Some Posts You Don't Want To Miss; This Is What The Bakken Is All About

Tomorrow, if I don't forget, I will be posting the weekly top stories, a regular feature that is provided at no additional price; it comes with the basic subscription to

However, for newbies, if you haven't seen these recent posts on the Bakken, you are really in for a treat:

In fact, the EOG transcript is so incredible, I will bring the notes forward and post them here (again):

The transcript at SeekingAlpha:

  • oil, NGL, and gas production exceeded guidance 
  • unit cot beat the lower guidance provided last quarter
  • will (again) raise full 2013 production growth guidance from 35% to 39%
  • three plays: Eagle Ford, Bakken, Leonard
  • "no other large cap oil company has even remotely matched EOG's oil growth rate either in 2013 or for the six-year average"
Eagle Ford:
  • Eagle Ford: 100% direct (after-tax) rate of return from both the western and the eastern portions
Bakken/Three Forks:
  • will continue the downspacing program (e.g. Van Hook 126-2523H and 130-2526H)
  • encouraged by completions in the Antelope Extension area
  • achieving direct (after-tax) rates of return in excess of 100% in both the Core and Antelope areas
  • reminder: in the quarter call, EOG increased drilling inventory in the Bakken/Three Forks from 7 to 12 years; EOG will increase drilling activity in the Bakken/Three Forks in 2014
Leonard: also achieving direct (after-tax) rates of return in excess of 100%

The macro oil environment:
  • US rate of crude oil production will slow in 2013 (compared to 2012)
  • bullish on oil prices; EOG doesn't see any large international shale oil plays to impact global supply for east five years
  • hedging at $95 to $97
  • believes that natural gas prices will stay depressed until 2018 timeframe
  • the current Marcellus location differential is likely just a harbinger of chronic Appalachian price dislocations that will be seen over the next multiple years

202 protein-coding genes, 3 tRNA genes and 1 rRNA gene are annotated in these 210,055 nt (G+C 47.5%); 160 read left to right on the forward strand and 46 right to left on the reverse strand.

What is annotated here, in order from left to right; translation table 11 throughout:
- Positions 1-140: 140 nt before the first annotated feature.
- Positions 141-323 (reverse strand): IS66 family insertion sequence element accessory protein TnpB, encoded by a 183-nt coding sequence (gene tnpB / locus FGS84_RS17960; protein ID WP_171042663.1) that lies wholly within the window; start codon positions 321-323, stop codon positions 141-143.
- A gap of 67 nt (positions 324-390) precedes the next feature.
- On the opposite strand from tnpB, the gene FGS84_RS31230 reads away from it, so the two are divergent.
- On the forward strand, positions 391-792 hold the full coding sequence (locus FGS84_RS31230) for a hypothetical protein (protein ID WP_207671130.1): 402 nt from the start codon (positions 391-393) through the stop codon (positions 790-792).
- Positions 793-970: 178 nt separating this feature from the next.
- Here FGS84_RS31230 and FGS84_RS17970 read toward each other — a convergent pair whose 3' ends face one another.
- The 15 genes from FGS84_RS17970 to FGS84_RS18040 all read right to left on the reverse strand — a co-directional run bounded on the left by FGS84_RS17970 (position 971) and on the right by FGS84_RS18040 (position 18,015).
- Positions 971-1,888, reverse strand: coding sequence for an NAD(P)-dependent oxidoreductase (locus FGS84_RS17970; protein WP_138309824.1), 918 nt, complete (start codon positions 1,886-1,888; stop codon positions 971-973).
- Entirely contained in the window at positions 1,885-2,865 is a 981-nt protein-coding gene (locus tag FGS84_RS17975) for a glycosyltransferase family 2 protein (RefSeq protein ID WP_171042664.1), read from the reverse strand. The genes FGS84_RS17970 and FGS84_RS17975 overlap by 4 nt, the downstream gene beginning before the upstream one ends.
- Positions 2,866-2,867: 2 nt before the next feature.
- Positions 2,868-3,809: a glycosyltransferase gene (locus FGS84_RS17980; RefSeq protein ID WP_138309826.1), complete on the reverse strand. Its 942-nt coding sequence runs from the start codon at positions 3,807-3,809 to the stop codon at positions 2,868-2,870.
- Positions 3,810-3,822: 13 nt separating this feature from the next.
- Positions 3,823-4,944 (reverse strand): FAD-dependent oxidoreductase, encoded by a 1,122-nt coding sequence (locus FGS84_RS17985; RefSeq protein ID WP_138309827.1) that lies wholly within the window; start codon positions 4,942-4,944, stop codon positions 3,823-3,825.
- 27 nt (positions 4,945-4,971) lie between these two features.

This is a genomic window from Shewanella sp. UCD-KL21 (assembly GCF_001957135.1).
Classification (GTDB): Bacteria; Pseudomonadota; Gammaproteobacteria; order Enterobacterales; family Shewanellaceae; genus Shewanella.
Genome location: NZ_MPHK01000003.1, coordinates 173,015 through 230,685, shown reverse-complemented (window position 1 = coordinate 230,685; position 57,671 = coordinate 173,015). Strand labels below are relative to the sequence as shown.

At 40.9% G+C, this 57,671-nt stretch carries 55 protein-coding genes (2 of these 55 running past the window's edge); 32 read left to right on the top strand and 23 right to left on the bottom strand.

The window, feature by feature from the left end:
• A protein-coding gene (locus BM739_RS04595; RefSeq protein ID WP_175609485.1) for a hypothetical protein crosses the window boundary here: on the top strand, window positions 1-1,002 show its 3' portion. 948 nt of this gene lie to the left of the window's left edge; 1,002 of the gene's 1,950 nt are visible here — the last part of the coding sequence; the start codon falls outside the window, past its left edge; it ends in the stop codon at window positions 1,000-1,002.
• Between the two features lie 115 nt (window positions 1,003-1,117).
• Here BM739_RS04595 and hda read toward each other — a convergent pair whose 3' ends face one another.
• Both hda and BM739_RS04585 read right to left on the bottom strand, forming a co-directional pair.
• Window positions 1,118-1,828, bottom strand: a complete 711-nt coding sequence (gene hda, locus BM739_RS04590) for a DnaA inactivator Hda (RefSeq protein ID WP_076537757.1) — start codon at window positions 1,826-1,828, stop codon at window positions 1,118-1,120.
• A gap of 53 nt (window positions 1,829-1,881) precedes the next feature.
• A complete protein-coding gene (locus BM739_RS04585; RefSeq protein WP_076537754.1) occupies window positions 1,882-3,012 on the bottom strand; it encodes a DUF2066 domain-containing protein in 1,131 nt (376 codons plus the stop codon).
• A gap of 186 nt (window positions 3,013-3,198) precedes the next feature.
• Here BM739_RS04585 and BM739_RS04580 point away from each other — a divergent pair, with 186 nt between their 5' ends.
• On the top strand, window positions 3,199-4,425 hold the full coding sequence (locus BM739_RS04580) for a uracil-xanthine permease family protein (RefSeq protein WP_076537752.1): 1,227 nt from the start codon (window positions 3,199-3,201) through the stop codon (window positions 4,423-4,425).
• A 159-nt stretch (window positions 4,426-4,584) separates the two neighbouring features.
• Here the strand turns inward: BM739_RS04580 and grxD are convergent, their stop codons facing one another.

• EOG likely to ramp up activity in Eagle Ford and Bakken/TF above 2013 levels
  • in the Permian Basin, overall capex will be flat, but allocation will shift to the Delaware Basin
Q & A
  • like another operator, EOG is still trying to re-calculate accurate EURs as completions techniques improve; won't provide revised EURs until longer production time
  • "The Bakken, with the dramatic improvements we have had in it, is now equal to the Eagle Ford in returns in excess of 100%, so it will get more money each year."
  • Eagle Ford drilling downtick: now, down to 9 days; previously "less than 12 days"; and, drill times in the Eagle Ford are getting faster; "EOG has had many wells that are quite a bit faster than that"
  • up to about 56 rigs (across all plays); upgraded entire rig fleet; "just premium rigs"
  • second bench of the Three Forks just as successful as the first bench; "particularly in the Antelope area, we do believe that we have potential in the third benchand possibly in the fourth bench in the Antelope;
  • "as we said, we are getting extremely strong rates of return in the Bakken"
  • "we have 12 years of inventory in the Bakken/Three Forks. So as next year and the years go along, we believe that we will be drilling more wells each year in the Bakken and that's really the whole Bakken/Three Forks....setting production records even with modest programs ... so we have got some good expectations as we go forward."
  • why 2018 before we see LNG prices improve? 2018: the first significant impact of the gas exports in way of LNG from these converted former LNG import terminals; ... first meaningful impact..."
  •  a reminder that EOG does have a water injection pilot in the Bakken

I'm Sorry, So Sorry, Please Accept My Apology; I Was Too Blind To See

As regular readers know, I no longer have any emotional, partisan, or visceral reaction to ObamaCare. For me, it is simply a fascinating story to see how it unfolds.

But I haven't heard this song in a long time, and now there's a great opportunity to post it.